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Merge with Caution

Brad Schiller • Feeding the MachinesJune 2019 • June 15, 2019

Lighting programmers are both creators and keepers of essential lighting data. Often this data may need to be combined with other versions of the data to create new forms of mutual data. Most lighting consoles provide various forms of merging, and almost anything is possible, from simple merging of data into a cue or palette/preset to complex merging of data from one show file to another. Lighting programmers need to understand what merging possibilities exist on the console and the procedures to correctly prepare and execute merging routines.

‡‡         Rules of Engagement

The majority of merging functions on a lighting console behave in the same manner. They simply replace the old data with the new data you are bringing in. In some cases, the console may prompt you with questions asking about which data you wish to keep, or if you want higher values to take precedence over lower.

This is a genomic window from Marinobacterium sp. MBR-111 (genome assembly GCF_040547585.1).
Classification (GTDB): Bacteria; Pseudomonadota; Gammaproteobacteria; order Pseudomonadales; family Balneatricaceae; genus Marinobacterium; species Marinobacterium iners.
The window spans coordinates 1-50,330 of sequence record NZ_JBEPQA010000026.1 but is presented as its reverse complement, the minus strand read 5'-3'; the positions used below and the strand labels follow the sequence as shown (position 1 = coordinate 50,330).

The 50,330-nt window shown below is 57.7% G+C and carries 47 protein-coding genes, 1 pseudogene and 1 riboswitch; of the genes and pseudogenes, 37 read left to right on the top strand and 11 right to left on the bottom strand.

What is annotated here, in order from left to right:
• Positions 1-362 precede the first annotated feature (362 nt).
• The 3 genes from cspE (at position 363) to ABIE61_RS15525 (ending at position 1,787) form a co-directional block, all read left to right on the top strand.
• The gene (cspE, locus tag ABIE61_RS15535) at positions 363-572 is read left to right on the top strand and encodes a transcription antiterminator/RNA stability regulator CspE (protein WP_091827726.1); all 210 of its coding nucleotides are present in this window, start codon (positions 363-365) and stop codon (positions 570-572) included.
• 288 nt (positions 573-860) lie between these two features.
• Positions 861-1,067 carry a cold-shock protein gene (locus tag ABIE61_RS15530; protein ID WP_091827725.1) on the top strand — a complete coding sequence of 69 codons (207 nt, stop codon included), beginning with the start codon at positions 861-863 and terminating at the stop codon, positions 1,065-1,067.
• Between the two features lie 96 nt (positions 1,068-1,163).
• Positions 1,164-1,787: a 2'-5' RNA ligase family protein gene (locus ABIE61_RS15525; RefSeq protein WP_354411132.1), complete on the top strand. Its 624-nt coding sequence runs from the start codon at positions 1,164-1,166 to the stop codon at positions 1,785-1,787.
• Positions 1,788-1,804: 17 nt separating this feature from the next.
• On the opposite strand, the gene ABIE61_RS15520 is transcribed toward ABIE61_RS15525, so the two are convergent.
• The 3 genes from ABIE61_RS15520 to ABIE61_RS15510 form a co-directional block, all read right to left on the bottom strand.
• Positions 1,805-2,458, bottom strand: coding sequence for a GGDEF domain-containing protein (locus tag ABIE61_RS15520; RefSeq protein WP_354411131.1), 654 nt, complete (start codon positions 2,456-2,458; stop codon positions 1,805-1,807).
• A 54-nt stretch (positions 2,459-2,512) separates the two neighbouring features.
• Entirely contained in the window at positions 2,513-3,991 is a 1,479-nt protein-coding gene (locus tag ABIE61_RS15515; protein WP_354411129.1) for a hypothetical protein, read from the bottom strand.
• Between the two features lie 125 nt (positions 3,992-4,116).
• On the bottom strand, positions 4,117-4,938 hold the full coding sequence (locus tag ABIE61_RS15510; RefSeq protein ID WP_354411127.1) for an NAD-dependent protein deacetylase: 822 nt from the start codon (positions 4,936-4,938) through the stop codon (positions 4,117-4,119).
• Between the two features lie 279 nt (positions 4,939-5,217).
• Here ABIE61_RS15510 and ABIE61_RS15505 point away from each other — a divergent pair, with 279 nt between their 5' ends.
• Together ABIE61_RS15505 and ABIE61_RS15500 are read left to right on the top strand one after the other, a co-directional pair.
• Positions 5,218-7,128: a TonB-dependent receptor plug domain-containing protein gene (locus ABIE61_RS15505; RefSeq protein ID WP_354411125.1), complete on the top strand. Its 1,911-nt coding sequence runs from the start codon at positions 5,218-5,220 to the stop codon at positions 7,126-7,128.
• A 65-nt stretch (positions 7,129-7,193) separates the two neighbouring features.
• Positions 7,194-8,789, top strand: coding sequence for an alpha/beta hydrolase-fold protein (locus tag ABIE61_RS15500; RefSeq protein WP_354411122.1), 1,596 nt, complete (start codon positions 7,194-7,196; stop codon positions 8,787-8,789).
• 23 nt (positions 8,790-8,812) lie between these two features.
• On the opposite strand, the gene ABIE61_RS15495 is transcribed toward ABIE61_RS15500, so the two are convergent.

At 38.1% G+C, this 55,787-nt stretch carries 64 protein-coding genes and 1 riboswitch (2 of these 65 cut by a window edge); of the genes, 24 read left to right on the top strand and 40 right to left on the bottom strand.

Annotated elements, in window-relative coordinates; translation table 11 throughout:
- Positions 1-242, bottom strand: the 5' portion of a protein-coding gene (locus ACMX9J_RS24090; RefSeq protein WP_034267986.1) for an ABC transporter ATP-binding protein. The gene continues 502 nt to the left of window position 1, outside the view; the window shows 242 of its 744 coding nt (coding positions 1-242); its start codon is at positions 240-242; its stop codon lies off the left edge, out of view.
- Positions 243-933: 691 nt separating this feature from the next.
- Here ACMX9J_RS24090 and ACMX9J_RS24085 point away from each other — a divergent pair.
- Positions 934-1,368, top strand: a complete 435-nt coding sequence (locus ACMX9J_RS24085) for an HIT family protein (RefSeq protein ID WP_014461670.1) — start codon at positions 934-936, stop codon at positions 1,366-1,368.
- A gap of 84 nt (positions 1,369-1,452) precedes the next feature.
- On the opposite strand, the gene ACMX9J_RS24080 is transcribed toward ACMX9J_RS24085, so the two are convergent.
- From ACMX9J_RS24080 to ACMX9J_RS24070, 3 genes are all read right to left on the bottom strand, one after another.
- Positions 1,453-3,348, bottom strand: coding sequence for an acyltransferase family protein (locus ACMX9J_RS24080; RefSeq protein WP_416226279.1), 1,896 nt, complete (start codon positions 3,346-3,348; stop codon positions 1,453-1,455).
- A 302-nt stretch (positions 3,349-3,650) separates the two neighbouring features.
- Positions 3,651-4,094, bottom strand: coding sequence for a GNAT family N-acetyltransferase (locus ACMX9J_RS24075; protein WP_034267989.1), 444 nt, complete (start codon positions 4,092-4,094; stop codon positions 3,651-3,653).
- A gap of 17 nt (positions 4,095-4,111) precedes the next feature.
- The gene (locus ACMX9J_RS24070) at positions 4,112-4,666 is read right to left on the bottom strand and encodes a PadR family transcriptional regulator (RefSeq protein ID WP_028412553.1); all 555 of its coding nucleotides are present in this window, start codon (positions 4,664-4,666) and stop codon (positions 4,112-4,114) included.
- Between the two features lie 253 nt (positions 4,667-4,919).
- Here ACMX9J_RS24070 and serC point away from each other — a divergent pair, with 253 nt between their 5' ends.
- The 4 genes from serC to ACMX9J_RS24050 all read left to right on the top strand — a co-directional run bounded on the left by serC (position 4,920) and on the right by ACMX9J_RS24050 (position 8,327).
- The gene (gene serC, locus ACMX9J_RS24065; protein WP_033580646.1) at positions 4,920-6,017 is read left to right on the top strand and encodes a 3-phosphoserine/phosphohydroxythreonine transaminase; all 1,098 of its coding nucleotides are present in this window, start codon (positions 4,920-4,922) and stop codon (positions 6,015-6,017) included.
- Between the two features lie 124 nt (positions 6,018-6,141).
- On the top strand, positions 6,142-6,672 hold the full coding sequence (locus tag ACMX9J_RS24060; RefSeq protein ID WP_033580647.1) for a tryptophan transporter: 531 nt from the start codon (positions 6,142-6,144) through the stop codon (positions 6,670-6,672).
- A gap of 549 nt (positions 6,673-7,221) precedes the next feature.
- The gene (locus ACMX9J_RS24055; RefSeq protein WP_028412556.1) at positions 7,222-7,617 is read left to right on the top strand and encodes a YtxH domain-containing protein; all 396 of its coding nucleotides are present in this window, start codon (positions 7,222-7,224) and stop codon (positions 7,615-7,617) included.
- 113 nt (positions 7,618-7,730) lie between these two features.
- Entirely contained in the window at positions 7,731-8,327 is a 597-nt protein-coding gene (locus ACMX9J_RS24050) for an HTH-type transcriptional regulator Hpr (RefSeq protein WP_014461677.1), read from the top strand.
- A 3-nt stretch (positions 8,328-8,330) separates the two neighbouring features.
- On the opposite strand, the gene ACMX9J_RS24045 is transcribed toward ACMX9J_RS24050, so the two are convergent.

Furthermore, merging of large data sets should always be considered a special act, and precautions should be taken prior to any combining action. For instance, it is helpful to store a unique backup of the show file with a tag on the name indicating it is pre-merge data: “filename_premerge”. Then after the merging of data, store an additional backup with the name “filename_postmerge”. Trust me, if anything goes wrong you will be glad that you can quickly and easily restore your data.

When merging in vast amounts of cue data, you will also need to make decisions about groups, palettes/presets, fixture libraries and more (see details below). Simply merging data into cues is a much simpler (and more common) practice that every programmer will likely encounter on a regular basis during programming.

‡‡         Everyday Merging